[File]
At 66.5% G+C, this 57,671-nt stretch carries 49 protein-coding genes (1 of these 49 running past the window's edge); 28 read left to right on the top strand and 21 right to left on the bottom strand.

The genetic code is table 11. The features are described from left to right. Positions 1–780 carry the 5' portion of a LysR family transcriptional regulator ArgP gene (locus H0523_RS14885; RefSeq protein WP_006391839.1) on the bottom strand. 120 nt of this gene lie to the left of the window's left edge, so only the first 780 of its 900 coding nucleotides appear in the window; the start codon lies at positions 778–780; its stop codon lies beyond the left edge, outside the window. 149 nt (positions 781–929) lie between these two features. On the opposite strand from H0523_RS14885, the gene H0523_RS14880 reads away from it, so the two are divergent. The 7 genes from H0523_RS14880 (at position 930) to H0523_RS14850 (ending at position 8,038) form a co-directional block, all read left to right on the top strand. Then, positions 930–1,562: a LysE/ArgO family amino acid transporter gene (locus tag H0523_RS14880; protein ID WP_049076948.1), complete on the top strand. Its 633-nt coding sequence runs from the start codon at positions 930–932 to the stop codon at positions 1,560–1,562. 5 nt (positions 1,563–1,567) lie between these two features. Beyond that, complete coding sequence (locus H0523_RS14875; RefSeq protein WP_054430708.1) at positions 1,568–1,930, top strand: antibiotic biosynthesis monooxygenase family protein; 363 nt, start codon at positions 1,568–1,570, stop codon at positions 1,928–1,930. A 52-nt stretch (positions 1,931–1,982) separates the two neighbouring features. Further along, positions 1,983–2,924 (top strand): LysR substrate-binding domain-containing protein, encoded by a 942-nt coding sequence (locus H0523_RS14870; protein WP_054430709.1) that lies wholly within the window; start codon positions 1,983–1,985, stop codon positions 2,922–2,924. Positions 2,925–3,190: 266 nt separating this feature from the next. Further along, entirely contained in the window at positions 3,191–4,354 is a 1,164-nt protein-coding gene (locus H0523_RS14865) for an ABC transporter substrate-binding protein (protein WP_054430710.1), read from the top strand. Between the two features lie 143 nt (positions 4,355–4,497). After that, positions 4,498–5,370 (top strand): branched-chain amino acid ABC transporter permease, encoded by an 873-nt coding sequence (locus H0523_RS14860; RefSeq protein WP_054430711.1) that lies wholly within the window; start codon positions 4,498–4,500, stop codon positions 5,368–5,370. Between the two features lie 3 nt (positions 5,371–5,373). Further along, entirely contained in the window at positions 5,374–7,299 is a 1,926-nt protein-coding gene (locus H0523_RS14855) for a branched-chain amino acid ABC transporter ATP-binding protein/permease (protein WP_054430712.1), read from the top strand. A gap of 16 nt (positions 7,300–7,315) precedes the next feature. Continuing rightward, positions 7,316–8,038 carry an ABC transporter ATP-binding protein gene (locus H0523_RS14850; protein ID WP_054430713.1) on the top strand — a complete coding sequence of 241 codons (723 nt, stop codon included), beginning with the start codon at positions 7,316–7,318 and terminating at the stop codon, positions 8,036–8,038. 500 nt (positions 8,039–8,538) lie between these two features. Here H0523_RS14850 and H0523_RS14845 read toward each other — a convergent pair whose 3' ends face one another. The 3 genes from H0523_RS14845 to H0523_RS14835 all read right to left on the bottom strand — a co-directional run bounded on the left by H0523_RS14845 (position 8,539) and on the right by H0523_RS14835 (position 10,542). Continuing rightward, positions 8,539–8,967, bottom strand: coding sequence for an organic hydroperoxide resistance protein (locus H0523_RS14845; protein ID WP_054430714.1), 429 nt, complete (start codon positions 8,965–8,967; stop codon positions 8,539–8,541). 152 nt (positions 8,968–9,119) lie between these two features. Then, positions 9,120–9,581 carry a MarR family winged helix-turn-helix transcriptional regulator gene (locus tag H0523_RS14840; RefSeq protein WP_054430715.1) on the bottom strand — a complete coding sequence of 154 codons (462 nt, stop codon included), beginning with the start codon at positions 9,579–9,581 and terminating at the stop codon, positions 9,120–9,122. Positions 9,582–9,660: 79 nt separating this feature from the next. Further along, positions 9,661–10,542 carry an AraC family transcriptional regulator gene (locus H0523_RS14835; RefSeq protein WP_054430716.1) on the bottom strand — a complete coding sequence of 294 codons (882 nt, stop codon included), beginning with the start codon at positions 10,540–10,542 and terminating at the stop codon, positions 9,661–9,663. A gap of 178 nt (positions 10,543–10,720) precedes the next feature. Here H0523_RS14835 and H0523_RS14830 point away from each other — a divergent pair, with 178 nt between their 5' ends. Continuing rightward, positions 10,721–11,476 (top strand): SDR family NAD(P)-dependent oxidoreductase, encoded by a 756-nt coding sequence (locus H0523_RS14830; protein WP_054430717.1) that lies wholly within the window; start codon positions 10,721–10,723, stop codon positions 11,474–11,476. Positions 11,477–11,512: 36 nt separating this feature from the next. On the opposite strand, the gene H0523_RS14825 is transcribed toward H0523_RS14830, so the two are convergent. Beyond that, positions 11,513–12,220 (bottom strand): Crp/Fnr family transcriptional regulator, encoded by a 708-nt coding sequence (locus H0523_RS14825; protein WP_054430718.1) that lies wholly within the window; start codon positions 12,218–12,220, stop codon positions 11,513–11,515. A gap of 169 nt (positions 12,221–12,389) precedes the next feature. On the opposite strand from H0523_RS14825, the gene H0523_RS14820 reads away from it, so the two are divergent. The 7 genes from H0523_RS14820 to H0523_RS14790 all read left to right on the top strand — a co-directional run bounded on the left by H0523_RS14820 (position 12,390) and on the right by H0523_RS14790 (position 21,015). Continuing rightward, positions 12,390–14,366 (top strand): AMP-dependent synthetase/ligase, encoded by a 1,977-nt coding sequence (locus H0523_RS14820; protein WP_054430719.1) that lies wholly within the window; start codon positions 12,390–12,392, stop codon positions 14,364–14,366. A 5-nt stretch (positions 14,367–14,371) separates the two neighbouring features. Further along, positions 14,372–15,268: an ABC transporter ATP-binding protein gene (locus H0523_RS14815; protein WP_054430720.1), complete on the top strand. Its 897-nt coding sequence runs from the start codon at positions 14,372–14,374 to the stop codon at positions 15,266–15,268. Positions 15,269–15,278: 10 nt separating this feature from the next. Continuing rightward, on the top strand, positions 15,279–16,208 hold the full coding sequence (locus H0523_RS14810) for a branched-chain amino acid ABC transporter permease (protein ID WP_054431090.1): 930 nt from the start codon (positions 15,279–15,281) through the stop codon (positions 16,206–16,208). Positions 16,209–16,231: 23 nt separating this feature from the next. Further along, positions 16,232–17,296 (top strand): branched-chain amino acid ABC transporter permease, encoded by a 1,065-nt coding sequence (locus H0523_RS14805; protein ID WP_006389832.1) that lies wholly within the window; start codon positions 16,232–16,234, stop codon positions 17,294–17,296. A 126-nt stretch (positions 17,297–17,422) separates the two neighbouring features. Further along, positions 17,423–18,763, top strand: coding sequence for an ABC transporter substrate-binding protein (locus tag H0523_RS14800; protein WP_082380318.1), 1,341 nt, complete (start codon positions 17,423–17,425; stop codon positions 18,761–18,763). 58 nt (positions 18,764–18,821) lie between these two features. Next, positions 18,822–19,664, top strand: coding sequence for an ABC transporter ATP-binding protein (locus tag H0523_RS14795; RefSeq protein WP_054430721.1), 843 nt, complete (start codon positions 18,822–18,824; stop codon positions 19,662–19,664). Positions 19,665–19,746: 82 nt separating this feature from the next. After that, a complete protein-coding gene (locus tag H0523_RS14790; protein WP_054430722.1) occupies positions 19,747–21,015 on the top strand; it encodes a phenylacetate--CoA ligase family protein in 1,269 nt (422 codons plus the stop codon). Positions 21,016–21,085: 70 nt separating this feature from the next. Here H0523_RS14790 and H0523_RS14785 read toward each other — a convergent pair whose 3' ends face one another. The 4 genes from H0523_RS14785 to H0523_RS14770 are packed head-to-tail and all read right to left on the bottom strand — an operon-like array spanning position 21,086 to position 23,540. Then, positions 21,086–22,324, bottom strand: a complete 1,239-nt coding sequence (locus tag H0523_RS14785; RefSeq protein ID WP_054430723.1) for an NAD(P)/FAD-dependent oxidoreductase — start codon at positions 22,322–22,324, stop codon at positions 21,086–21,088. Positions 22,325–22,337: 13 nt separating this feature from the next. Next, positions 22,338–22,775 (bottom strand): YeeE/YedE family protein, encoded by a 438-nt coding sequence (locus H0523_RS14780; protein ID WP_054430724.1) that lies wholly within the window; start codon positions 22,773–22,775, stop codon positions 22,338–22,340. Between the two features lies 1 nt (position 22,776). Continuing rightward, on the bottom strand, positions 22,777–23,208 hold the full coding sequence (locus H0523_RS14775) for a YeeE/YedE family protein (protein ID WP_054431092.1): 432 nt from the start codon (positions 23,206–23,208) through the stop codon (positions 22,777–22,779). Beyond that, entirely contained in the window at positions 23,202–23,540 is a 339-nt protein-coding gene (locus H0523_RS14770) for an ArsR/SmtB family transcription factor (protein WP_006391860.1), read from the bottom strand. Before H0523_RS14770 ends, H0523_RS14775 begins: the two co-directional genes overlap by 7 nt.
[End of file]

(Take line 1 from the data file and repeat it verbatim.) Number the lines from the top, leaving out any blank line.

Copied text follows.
At 66.5% G+C, this 57,671-nt stretch carries 49 protein-coding genes (1 of these 49 running past the window's edge); 28 read left to right on the top strand and 21 right to left on the bottom strand.